The Hill Times photograph by Kate Malloy

NDP MP Wayne Marston, pictured shortly after running from Parliament Hill.

The Hill Times photograph by Chris Plecash

More police officers on Metcalfe Street, just down the street from Parliament Hill.

The Hill Times photograph by Kate Malloy

Conservative MP Maurice Vellacott does a media interview on Metcalfe Street.

The Hill Times photograph by Mark Burgess

A tourist who witnessed the shooting talks to police shortly after Cpl. Nathan Cirillo was shot.

The Hill Times photograph by Mark Burgess

More police officers on Metcalfe Street.

The Hill Times photograph by Anne Marie Creskey

Police on Sparks Street outside The Hill Times' office.

The Hill Times photograph by Anne Marie Creskey

Police on the Hill shortly after the shooting.

The Hill Times photograph by Anne Marie Creskey

NDP MPs Rosane Doré Lefebvre, far left, Hélène Laverdiere, and NDP MP Charlie Angus, pictured shortly after the shooting on the Hill and the National War Memorial.

The Hill Times photograph by Anne Marie Creskey

Journalists and others leaving Parliament Hill, shortly after the shooting.

The Hill Times photograph by Anne Marie Creskey

Reporters on Sparks and Metcalfe streets.

The Hill Times photograph by Anne Marie Creskey

The media on Sparks at Metcalfe streets.

The Hill Times photograph by Anne Marie Creskey

CTV Hill reporter Richard Madan and CBC Radio reporter Susan Lunn.

The Hill Times photograph by Anne Marie Creskey

NDP MP Charlie Angus does an interview on Metcalfe Street later in the afternoon.

The Hill Times photograph by Kate Malloy

Prime Minister Stephen Harper, pictured that evening, addressing the nation about the shocking killing of a soldier killed at the National War Memorial and later the killing of the man in a gunfight in Centre Block.

The Hill Times photograph by Jake Wright

The next day in the Hot Room, the Parliamentary Press Gallery. Gallery clerks Collin Lafrance and Normand Gagnon.

The Hill Times photograph by Mark Burgess

Flowers the next morning, Oct. 23, at the National War Memorial.

The Hill Times photograph by Jake Wright

People bring flowers to the War Memorial the day after, Oct. 23.

The Hill Times photograph by Jake Wright

A woman bringing flowers is escorted by police to the National War Memorial on Oct. 23.

The Hill Times photograph by Jake Wright

People pay their respects at the National War Memorial on Oct. 23.

The Hill Times photograph by Jake Wright

Conservative MPs Mark Warawa and Scott Reid return to the Hill the day after the shootings.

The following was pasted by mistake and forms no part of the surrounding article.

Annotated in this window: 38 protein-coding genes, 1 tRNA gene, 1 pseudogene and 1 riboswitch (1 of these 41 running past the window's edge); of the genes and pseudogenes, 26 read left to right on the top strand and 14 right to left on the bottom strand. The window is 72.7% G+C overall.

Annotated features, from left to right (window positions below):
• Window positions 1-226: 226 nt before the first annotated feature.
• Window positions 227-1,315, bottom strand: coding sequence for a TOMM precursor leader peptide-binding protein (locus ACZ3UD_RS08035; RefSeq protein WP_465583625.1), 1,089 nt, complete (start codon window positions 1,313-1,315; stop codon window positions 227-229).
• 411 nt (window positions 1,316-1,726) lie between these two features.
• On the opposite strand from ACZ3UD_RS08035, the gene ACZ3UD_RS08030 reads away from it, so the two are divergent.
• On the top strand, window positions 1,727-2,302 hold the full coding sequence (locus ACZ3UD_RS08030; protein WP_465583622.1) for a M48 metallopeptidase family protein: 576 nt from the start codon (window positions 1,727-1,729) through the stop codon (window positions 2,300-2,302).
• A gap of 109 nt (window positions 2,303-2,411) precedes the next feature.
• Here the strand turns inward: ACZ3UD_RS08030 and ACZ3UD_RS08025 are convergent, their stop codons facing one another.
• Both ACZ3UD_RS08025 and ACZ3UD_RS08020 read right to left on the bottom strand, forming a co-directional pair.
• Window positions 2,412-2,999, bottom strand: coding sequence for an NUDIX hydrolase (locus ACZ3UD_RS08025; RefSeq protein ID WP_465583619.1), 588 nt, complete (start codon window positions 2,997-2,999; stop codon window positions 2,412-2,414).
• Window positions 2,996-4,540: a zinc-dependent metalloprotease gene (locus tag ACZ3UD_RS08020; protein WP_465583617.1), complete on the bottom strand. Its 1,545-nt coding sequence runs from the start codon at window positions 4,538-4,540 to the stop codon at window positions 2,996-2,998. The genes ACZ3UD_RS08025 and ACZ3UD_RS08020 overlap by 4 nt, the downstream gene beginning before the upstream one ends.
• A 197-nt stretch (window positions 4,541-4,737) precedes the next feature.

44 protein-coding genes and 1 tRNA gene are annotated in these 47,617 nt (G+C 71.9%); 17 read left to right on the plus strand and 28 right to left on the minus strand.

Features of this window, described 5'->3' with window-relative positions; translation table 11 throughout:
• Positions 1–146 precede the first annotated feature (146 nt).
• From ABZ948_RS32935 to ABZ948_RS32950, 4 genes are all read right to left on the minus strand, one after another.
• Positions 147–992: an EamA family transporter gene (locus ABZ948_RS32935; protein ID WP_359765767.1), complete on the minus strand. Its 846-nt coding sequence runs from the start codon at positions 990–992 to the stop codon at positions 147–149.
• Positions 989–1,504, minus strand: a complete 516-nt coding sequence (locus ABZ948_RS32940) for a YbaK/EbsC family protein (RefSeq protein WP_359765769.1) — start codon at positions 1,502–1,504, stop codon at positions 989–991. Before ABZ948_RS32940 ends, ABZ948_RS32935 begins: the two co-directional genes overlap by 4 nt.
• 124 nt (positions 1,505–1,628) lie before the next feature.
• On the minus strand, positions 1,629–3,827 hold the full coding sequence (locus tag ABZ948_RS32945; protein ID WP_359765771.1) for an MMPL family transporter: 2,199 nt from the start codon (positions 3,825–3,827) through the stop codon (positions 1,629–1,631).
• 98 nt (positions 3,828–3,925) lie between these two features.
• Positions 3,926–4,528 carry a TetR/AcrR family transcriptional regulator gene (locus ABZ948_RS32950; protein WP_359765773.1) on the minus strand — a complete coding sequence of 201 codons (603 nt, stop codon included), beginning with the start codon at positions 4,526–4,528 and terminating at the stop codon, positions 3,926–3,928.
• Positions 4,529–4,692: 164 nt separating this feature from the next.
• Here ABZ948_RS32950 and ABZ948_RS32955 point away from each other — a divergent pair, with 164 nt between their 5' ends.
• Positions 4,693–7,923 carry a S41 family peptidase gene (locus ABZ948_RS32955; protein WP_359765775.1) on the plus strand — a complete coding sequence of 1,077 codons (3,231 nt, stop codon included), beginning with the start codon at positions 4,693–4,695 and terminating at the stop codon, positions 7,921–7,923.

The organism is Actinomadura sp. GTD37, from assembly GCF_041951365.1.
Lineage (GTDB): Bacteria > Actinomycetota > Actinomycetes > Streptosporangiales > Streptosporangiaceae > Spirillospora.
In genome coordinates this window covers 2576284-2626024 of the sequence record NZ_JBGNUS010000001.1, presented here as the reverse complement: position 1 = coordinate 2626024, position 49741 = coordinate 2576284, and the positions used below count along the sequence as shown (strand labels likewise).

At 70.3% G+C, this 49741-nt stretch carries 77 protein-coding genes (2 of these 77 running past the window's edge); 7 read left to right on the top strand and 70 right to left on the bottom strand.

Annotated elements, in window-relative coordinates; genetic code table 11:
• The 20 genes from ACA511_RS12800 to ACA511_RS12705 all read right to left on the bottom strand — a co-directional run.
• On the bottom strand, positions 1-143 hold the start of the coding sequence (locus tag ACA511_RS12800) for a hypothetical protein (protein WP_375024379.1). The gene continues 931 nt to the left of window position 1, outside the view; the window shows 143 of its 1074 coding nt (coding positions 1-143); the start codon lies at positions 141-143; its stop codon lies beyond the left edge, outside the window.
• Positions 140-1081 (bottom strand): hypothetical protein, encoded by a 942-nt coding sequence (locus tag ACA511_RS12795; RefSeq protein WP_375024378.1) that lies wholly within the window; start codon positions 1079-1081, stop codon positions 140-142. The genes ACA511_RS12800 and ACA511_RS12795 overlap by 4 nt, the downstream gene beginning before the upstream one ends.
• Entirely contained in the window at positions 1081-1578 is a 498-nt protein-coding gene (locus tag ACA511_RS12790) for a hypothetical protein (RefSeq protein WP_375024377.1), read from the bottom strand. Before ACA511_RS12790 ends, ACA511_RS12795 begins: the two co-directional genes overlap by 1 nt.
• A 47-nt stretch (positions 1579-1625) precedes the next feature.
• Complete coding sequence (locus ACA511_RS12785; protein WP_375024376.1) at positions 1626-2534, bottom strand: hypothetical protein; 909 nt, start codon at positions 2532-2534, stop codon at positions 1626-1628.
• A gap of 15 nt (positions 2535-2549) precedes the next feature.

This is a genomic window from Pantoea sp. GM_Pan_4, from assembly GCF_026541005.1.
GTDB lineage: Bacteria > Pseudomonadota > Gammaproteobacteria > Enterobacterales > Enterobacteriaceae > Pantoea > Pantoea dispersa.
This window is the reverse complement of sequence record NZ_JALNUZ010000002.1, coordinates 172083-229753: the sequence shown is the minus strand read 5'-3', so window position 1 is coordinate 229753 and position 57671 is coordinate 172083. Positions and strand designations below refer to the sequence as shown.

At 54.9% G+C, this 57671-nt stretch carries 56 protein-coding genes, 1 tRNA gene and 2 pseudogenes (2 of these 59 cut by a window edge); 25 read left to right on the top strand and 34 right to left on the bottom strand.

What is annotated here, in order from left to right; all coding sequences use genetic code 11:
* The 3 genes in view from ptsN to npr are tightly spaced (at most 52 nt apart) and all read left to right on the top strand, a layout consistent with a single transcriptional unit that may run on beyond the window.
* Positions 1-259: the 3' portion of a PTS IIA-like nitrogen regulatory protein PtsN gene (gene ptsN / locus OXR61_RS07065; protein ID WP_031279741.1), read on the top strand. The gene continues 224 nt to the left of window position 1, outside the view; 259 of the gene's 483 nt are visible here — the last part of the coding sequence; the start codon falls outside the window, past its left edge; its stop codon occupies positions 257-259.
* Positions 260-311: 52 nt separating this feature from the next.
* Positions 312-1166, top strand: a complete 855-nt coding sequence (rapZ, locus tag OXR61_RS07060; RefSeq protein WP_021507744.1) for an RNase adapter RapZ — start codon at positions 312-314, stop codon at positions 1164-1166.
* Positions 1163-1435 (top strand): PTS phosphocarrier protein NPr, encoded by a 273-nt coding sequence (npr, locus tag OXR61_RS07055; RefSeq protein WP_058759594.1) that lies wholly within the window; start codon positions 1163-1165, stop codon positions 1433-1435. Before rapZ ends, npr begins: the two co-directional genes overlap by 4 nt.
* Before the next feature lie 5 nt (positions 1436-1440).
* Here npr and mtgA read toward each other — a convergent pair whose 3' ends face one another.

The Hill Times photograph by Jake Wright

Conservative MP James Bezan, parliamentary secretary to the minister of national defence, is interviewed the following day, Oct. 23.

The Hill Times photograph by Jake Wright

An RCMP officer stands guard on Parliament Hill on Oct. 23.

The Hill Times photograph by Jake Wright

Police pictured outside the Chateau Laurier Hotel the following day, Oct. 23.

The Hill Times photograph by Jake Wright

Justice Minister Peter MacKay, pictured in the Commons foyer on Oct. 23, taking questions from reporters.

The Hill Times photograph by Jake Wright

Minister of State for Small Business Maxime Bernier, being scrummed on Oct. 23.

The Hill Times photograph by Jake Wright

Parliamentary Press Gallery clerk Normand Gagnon, pictured on Oct. 23.

The Hill Times photograph by Jake Wright

House Sgt.-at-Arms Kevin Vickers, pictured on Oct. 23 in the Speaker's Parade. Mr. Vickers is being credited as the one whose bullets killed gunman Michael Zihaf-Bibeau who stormed the Centre Block with a hunting rifle.

The Hill Times photograph by Mark Burgess

NDP MP Paul Dewar, pictured, and many other MPs, visited the National War Memorial the following day, Oct. 23.

The Hill Times photograph by Jake Wright

Just outside the Library of Parliament, where Michael Zihaf-Bibeau was finally shot and killed after a gunfight in Centre Block.

The Hill Times photograph by Jake Wright

Broken glass inside the Centre Block after the gunfight.

The Hill Times photograph by Jake Wright

More broken glass in the Centre Block after the gunfight.

The Hill Times photograph by Jake Wright

Former Reform Party leader Preston Manning was on Parliament Hill on Oct. 23, the day after the shooting.

The Hill Times photograph by Jake Wright

The Wire Report reporter Peter Henderson, pictured on Oct. 23, doing an interview with CNN. He had been locking up his bike on Sparks Street on the morning of the shooting at the National War Memorial and was one of the first reporters on the scene.

The Hill Times photograph by Chris Plecash

An Ottawa Police officer gives the thumb's up standing near the National War Memorial, the day after the shootings on Oct. 23.

MICHAEL DE ADDER'S TAKE